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Do Time Poor Individuals Pay More?

Author

Listed:
  • Tim Rathjen

    () (LEUPHANA University Lüneburg,Department of Economic, Behaviour and Law Sciences, Research Institute on Professions (Forschungsinstitut Freie Berufe (FFB)))

Abstract

There is a rising number of concepts that try to describe the broad perception of time poverty. Though detailed time poverty analyses are available, still little is said about its impacts on the individual behaviour. Within this article, a possible new implication is analysed: The author tests whether time poor individuals compare less between prices as a result of their time deficit, therefore do not identify “bargains or rip-offs” and pay on average more for identical products and services than not time poor individuals. Using data drawn from the German Time Use Survey (GTUS) 2001/02, time use information is imputed into the German Sample Survey of Income and Expenditure (IES) 2003 to identify time poor individuals in the IES 2003. Instrumental variables estimations are arranged to account for an expected bias in ordinary least squares estimations – caused by the excluded variable (search) ability – and to catch the causal effect of time poverty on paid prices. The results do not confirm a higher price paid by time poor individuals. The findings rather suggest that time poor persons find trust in stores with a fair price performance ratio, remain loyal to them and accordingly pay a similar amount for goods and services than not time poor individuals in most cases.

Suggested Citation

  • Tim Rathjen, 2011. "Do Time Poor Individuals Pay More?," FFB-Discussionpaper 91, Research Institute on Professions (Forschungsinstitut Freie Berufe (FFB)), LEUPHANA University Lüneburg.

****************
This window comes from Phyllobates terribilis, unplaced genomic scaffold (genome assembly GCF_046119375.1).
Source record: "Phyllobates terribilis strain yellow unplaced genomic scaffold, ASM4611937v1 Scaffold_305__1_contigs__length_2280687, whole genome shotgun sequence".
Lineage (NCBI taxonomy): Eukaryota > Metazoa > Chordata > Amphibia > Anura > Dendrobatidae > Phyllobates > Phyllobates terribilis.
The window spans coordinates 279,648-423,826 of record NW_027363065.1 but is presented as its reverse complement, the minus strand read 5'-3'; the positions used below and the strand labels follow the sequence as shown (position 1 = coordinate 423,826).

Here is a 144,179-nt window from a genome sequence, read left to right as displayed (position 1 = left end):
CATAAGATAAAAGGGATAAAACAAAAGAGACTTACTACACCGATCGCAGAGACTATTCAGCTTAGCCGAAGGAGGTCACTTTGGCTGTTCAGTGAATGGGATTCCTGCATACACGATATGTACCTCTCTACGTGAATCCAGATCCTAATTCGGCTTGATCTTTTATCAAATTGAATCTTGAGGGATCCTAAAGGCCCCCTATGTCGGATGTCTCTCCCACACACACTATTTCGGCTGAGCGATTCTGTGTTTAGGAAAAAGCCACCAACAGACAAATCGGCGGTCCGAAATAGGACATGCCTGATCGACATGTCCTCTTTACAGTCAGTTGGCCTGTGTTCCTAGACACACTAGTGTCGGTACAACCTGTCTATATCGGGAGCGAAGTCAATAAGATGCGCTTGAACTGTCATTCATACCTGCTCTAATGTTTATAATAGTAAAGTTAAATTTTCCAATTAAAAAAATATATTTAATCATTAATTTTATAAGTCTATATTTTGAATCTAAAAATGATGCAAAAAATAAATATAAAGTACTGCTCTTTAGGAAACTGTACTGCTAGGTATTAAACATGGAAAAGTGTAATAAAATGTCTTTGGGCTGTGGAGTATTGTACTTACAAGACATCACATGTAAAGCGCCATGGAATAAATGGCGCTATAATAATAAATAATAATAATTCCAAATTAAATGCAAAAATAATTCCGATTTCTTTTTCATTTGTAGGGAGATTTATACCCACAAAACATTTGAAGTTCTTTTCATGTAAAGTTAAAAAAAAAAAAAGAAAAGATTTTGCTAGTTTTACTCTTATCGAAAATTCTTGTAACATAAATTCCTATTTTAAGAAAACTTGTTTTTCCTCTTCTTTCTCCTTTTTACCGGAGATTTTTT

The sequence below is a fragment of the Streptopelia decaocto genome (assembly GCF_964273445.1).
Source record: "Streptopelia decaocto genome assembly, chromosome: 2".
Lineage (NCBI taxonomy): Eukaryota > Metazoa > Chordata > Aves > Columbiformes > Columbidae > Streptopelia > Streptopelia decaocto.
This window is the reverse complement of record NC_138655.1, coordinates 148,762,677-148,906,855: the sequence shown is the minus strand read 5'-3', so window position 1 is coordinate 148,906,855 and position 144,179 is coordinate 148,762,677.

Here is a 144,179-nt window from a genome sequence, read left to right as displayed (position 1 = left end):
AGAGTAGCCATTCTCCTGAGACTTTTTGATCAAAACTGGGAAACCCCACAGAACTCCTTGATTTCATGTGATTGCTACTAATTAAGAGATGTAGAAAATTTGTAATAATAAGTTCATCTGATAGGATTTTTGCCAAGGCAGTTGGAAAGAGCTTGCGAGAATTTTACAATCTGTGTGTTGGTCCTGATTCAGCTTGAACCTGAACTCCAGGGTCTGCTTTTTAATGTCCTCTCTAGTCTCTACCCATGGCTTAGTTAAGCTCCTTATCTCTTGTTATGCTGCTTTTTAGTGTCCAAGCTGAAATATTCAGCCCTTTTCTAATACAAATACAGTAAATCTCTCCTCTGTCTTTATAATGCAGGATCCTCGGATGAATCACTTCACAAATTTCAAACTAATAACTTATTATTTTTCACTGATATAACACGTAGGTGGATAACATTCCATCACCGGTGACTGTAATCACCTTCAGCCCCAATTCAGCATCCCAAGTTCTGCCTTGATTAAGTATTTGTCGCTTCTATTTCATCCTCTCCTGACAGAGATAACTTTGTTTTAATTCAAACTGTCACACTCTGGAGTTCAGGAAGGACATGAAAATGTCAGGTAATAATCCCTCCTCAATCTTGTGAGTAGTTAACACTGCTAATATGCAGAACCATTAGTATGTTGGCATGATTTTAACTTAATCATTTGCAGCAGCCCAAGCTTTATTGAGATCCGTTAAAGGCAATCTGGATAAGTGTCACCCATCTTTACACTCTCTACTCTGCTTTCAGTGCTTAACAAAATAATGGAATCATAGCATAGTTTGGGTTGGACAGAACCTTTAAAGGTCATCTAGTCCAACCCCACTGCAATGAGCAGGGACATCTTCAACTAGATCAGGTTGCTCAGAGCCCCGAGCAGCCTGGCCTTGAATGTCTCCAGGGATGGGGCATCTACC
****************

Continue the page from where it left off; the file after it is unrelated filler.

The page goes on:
• Handle: RePEc:leu:wpaper:91
    as

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    File URL: http://www.leuphana.de/fileadmin/user_upload/Forschungseinrichtungen/ffb/files/publikationen/diskussion/DP_91_-_Do_Time_Poor_Individuals_Pay_More.pdf
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    References listed on IDEAS

    as
    1. Joachim Merz & Tim Rathjen, 2011. "Intensity of Time and Income Interdependent Multidimensional Poverty: Well-Being and Minimum 2DGAP ; German Evidence," SOEPpapers on Multidisciplinary Panel Data Research 411, DIW Berlin, The German Socio-Economic Panel (SOEP).
    2. Steven Salop & Joseph Stiglitz, 1977. "Bargains and Ripoffs: A Model of Monopolistically Competitive Price Dispersion," Review of Economic Studies, Oxford University Press, vol. 44(3), pages 493-510.
    3. Joachim Merz & Tim Rathjen, 2014. "Time And Income Poverty: An Interdependent Multidimensional Poverty Approach With German Time Use Diary Data," Review of Income and Wealth, International Association for Research in Income and Wealth, vol. 60(3), pages 450-479, September.
    4. Joachim Merz & Tim Rathjen, 2010. "Sind Selbständige zeit- und einkommensarm? Eine Mikroanalyse der Dynamik interdependenter multidimensionaler Armut mit dem Sozio-ökonomischen Panel und den deutschen Zeitbudgeterhebungen," FFB-Discussionpaper 82, Research Institute on Professions (Forschungsinstitut Freie Berufe (FFB)), LEUPHANA University Lüneburg.